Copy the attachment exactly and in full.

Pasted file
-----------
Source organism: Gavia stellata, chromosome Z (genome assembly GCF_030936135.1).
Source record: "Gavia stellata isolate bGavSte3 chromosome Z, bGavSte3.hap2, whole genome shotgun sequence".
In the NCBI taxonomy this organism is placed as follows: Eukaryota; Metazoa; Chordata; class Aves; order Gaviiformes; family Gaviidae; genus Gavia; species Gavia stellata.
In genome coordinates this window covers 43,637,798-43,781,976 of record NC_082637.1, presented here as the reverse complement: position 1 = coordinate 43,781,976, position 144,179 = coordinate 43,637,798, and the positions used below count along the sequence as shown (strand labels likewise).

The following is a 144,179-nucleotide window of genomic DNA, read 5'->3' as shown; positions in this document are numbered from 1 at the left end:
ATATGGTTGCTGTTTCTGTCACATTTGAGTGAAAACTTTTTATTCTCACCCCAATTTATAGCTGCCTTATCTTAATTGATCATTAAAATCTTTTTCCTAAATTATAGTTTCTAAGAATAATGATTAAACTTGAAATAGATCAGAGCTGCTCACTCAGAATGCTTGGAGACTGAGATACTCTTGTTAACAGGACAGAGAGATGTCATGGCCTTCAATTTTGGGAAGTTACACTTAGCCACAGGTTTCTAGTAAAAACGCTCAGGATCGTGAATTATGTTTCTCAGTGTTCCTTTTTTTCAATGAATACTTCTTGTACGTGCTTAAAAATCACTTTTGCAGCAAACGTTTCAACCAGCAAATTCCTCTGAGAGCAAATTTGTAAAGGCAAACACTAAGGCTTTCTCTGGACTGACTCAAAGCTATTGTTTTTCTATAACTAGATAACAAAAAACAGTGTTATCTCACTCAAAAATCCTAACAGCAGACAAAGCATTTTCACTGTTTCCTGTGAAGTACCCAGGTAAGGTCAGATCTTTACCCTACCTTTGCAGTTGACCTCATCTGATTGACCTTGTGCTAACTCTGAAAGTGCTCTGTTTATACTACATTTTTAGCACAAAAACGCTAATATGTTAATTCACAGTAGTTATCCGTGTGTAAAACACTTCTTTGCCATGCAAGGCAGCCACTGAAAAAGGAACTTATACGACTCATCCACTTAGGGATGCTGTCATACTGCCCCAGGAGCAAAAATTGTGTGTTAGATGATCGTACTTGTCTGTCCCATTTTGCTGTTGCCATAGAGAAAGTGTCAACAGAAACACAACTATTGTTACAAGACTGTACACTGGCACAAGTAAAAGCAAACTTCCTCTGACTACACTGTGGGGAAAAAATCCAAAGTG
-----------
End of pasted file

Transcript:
Source organism: Gavia stellata, chromosome Z (genome assembly GCF_030936135.1).
Source record: "Gavia stellata isolate bGavSte3 chromosome Z, bGavSte3.hap2, whole genome shotgun sequence".
In the NCBI taxonomy this organism is placed as follows: Eukaryota; Metazoa; Chordata; class Aves; order Gaviiformes; family Gaviidae; genus Gavia; species Gavia stellata.
In genome coordinates this window covers 43,637,798-43,781,976 of record NC_082637.1, presented here as the reverse complement: position 1 = coordinate 43,781,976, position 144,179 = coordinate 43,637,798, and the positions used below count along the sequence as shown (strand labels likewise).

The following is a 144,179-nucleotide window of genomic DNA, read 5'->3' as shown; positions in this document are numbered from 1 at the left end:
ATATGGTTGCTGTTTCTGTCACATTTGAGTGAAAACTTTTTATTCTCACCCCAATTTATAGCTGCCTTATCTTAATTGATCATTAAAATCTTTTTCCTAAATTATAGTTTCTAAGAATAATGATTAAACTTGAAATAGATCAGAGCTGCTCACTCAGAATGCTTGGAGACTGAGATACTCTTGTTAACAGGACAGAGAGATGTCATGGCCTTCAATTTTGGGAAGTTACACTTAGCCACAGGTTTCTAGTAAAAACGCTCAGGATCGTGAATTATGTTTCTCAGTGTTCCTTTTTTTCAATGAATACTTCTTGTACGTGCTTAAAAATCACTTTTGCAGCAAACGTTTCAACCAGCAAATTCCTCTGAGAGCAAATTTGTAAAGGCAAACACTAAGGCTTTCTCTGGACTGACTCAAAGCTATTGTTTTTCTATAACTAGATAACAAAAAACAGTGTTATCTCACTCAAAAATCCTAACAGCAGACAAAGCATTTTCACTGTTTCCTGTGAAGTACCCAGGTAAGGTCAGATCTTTACCCTACCTTTGCAGTTGACCTCATCTGATTGACCTTGTGCTAACTCTGAAAGTGCTCTGTTTATACTACATTTTTAGCACAAAAACGCTAATATGTTAATTCACAGTAGTTATCCGTGTGTAAAACACTTCTTTGCCATGCAAGGCAGCCACTGAAAAAGGAACTTATACGACTCATCCACTTAGGGATGCTGTCATACTGCCCCAGGAGCAAAAATTGTGTGTTAGATGATCGTACTTGTCTGTCCCATTTTGCTGTTGCCATAGAGAAAGTGTCAACAGAAACACAACTATTGTTACAAGACTGTACACTGGCACAAGTAAAAGCAAACTTCCTCTGACTACACTGTGGGGAAAAAATCCAAAGTG